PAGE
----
The Ancient Library

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ble form; such, for instance, as the well-known allegory of the choice of Hercules.1

VI. In general, however, the labors of the Sophists were prejudicial alike to the moral condition of Greece and to the serious pursuit of knowl­edge. The national morality, which drew the line between right and wrong, though not, perhaps, according to the highest standard, yet, at any rate, with honest views, and, what was of most importance, with a sort of instinctive certainty, had received a shock from the boldness with which philosophy had handled it, and could not but be altogether under­mined by a doctrine which destroyed the distinction between truth and falsehood. And though Protagoras and Gorgias shrank from declaring that virtue and religion were nothing but empty illusions, their disciples and followers did so most openly, when the liberty of speculation was completely emancipated from all the restraints of traditionary opinions. In the course of the Peloponnesian war, a class of society was formed at Athens which was not without influence on the course of affairs, and whose creed was that justice and belief in the gods were but the inven­tions of ancient rulers and legislators, who gave them currency in order to strengthen their hold on the common herd, and assist them in the business of government. They sometimes gave this opinion with this far more pernicious variation,.that laws were made by the majority of weaker men for their protection, whereas nature had sanctioned the right of the strongest, so that the stronger party did but use his right when he compelled the weaker to minister to his pleasures as far as he could.2

VII. If, however, \ve turn from the influence of the Sophists on the spirit of their age, and set ourselves to inquire what they did for the im­provement of written compositions, we are constrained to set a very high value on their services. The formation of an artificial prose style is due entirely to the Sophists, and although they did not at first proceed ac­cording to a right method, they may be considered as having laid a foun­dation for the polished diction of Plato and Demosthenes. The Sophists of Greece Proper, as well as those of Sicily, made language the object of their study, but with this distinction, that the former aimed at correctness, the latter at beauty of style. Protagoras investigated the principles of accurate composition (o/>0oeVeta), though practically he was distinguished for a copious fluency, which Plato's Socrates vainly attempted to bridle with his dialectic ; and Prodicus busied himself with inquiries into the sig­nification and correct use of words, and the discrimination of synonyms. His own discourses were full of such distinctions, as appears from the humorous imitation of his style in Plato's Protagoras.3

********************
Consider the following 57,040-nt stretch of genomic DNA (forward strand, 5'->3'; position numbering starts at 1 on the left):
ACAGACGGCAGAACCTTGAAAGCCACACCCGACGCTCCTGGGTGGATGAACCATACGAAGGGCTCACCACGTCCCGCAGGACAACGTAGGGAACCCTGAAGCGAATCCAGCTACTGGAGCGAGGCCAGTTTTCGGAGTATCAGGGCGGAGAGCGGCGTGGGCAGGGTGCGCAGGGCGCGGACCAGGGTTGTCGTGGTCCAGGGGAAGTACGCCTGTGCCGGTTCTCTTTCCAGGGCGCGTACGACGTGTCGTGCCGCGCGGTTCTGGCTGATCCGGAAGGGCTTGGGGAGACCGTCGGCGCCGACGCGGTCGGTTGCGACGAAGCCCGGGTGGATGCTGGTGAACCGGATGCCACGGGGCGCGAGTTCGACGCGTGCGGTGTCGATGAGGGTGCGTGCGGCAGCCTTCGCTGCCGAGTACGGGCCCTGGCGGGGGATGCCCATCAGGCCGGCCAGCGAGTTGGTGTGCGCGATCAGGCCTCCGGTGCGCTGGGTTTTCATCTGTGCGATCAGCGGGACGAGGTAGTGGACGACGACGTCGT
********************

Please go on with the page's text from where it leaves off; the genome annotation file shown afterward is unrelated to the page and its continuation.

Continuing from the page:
VIII. The view here taken of the Sophists is the one that is commonly entertained respecting them. It may not be amiss, however, before con­cluding, to state briefly the sentiments of an eminent historical writer on the subject, and to show the contrast between his views and the popular representation of the Sophists. According to the common notion, they were a sect; according to Grote, they were a class or profession. Ac-cording to the common view, they were the propagators of demoralizing

j Hist. Gr. Lit., vol. ii,, p. 37. 2 Id. ib,, p. 74. 3 Id. ib.

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